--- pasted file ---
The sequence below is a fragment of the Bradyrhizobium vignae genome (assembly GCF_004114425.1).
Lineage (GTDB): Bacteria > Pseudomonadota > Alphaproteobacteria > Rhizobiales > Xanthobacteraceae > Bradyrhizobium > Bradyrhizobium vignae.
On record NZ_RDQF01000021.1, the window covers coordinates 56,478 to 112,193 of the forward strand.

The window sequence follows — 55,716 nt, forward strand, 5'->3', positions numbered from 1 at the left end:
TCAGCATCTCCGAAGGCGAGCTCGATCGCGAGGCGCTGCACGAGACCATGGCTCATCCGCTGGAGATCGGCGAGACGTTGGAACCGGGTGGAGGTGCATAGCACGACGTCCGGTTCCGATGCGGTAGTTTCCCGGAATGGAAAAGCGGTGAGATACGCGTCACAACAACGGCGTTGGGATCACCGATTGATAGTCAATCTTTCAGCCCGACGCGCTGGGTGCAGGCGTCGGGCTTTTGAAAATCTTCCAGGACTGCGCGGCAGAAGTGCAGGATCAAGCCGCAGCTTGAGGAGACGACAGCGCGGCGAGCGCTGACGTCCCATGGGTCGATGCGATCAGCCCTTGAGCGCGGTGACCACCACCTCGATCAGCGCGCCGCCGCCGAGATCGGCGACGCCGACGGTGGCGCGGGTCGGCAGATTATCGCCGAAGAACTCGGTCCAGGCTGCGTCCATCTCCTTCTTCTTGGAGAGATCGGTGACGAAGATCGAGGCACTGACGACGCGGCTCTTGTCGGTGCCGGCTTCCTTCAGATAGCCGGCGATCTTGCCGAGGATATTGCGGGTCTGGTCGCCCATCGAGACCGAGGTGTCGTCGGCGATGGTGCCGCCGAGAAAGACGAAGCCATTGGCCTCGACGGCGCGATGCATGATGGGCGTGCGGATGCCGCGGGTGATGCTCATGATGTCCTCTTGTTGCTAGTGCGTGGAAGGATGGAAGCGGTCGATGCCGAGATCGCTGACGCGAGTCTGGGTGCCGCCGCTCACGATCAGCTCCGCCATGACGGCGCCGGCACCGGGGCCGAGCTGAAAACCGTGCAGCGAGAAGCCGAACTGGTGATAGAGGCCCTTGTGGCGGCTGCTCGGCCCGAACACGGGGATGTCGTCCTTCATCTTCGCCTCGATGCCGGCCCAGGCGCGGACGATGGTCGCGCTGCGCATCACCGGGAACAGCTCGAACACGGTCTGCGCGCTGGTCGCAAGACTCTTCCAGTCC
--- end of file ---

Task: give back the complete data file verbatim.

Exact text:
The sequence below is a fragment of the Bradyrhizobium vignae genome (assembly GCF_004114425.1).
Lineage (GTDB): Bacteria > Pseudomonadota > Alphaproteobacteria > Rhizobiales > Xanthobacteraceae > Bradyrhizobium > Bradyrhizobium vignae.
On record NZ_RDQF01000021.1, the window covers coordinates 56,478 to 112,193 of the forward strand.

The window sequence follows — 55,716 nt, forward strand, 5'->3', positions numbered from 1 at the left end:
TCAGCATCTCCGAAGGCGAGCTCGATCGCGAGGCGCTGCACGAGACCATGGCTCATCCGCTGGAGATCGGCGAGACGTTGGAACCGGGTGGAGGTGCATAGCACGACGTCCGGTTCCGATGCGGTAGTTTCCCGGAATGGAAAAGCGGTGAGATACGCGTCACAACAACGGCGTTGGGATCACCGATTGATAGTCAATCTTTCAGCCCGACGCGCTGGGTGCAGGCGTCGGGCTTTTGAAAATCTTCCAGGACTGCGCGGCAGAAGTGCAGGATCAAGCCGCAGCTTGAGGAGACGACAGCGCGGCGAGCGCTGACGTCCCATGGGTCGATGCGATCAGCCCTTGAGCGCGGTGACCACCACCTCGATCAGCGCGCCGCCGCCGAGATCGGCGACGCCGACGGTGGCGCGGGTCGGCAGATTATCGCCGAAGAACTCGGTCCAGGCTGCGTCCATCTCCTTCTTCTTGGAGAGATCGGTGACGAAGATCGAGGCACTGACGACGCGGCTCTTGTCGGTGCCGGCTTCCTTCAGATAGCCGGCGATCTTGCCGAGGATATTGCGGGTCTGGTCGCCCATCGAGACCGAGGTGTCGTCGGCGATGGTGCCGCCGAGAAAGACGAAGCCATTGGCCTCGACGGCGCGATGCATGATGGGCGTGCGGATGCCGCGGGTGATGCTCATGATGTCCTCTTGTTGCTAGTGCGTGGAAGGATGGAAGCGGTCGATGCCGAGATCGCTGACGCGAGTCTGGGTGCCGCCGCTCACGATCAGCTCCGCCATGACGGCGCCGGCACCGGGGCCGAGCTGAAAACCGTGCAGCGAGAAGCCGAACTGGTGATAGAGGCCCTTGTGGCGGCTGCTCGGCCCGAACACGGGGATGTCGTCCTTCATCTTCGCCTCGATGCCGGCCCAGGCGCGGACGATGGTCGCGCTGCGCATCACCGGGAACAGCTCGAACACGGTCTGCGCGCTGGTCGCAAGACTCTTCCAGTCC